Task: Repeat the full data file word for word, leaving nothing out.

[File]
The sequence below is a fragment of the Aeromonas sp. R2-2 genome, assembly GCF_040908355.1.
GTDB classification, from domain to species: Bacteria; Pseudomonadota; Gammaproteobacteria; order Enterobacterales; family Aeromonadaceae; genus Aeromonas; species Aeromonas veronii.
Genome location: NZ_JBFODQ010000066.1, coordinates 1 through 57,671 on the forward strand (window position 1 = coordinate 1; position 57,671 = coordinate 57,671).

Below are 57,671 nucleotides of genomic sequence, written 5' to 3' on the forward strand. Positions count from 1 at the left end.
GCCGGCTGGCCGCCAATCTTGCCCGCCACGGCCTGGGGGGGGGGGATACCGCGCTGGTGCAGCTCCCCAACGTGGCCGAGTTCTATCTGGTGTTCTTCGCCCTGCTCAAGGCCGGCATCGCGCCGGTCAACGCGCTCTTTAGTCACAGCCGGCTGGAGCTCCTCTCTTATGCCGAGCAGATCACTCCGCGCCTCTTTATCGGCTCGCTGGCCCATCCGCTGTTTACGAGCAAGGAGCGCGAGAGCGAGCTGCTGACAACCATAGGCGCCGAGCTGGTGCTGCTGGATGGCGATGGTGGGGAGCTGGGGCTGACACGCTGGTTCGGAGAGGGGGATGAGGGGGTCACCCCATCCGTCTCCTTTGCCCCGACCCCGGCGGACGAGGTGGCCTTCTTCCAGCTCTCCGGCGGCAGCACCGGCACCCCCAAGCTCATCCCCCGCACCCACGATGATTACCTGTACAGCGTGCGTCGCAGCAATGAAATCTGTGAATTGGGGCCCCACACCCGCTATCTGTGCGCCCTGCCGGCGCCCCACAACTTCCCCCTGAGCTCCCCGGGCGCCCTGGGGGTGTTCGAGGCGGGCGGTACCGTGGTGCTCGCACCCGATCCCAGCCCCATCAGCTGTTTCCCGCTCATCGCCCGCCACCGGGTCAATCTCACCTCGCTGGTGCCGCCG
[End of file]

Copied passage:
The sequence below is a fragment of the Aeromonas sp. R2-2 genome, assembly GCF_040908355.1.
GTDB classification, from domain to species: Bacteria; Pseudomonadota; Gammaproteobacteria; order Enterobacterales; family Aeromonadaceae; genus Aeromonas; species Aeromonas veronii.
Genome location: NZ_JBFODQ010000066.1, coordinates 1 through 57,671 on the forward strand (window position 1 = coordinate 1; position 57,671 = coordinate 57,671).

Below are 57,671 nucleotides of genomic sequence, written 5' to 3' on the forward strand. Positions count from 1 at the left end.
GCCGGCTGGCCGCCAATCTTGCCCGCCACGGCCTGGGGGGGGGGGATACCGCGCTGGTGCAGCTCCCCAACGTGGCCGAGTTCTATCTGGTGTTCTTCGCCCTGCTCAAGGCCGGCATCGCGCCGGTCAACGCGCTCTTTAGTCACAGCCGGCTGGAGCTCCTCTCTTATGCCGAGCAGATCACTCCGCGCCTCTTTATCGGCTCGCTGGCCCATCCGCTGTTTACGAGCAAGGAGCGCGAGAGCGAGCTGCTGACAACCATAGGCGCCGAGCTGGTGCTGCTGGATGGCGATGGTGGGGAGCTGGGGCTGACACGCTGGTTCGGAGAGGGGGATGAGGGGGTCACCCCATCCGTCTCCTTTGCCCCGACCCCGGCGGACGAGGTGGCCTTCTTCCAGCTCTCCGGCGGCAGCACCGGCACCCCCAAGCTCATCCCCCGCACCCACGATGATTACCTGTACAGCGTGCGTCGCAGCAATGAAATCTGTGAATTGGGGCCCCACACCCGCTATCTGTGCGCCCTGCCGGCGCCCCACAACTTCCCCCTGAGCTCCCCGGGCGCCCTGGGGGTGTTCGAGGCGGGCGGTACCGTGGTGCTCGCACCCGATCCCAGCCCCATCAGCTGTTTCCCGCTCATCGCCCGCCACCGGGTCAATCTCACCTCGCTGGTGCCGCCG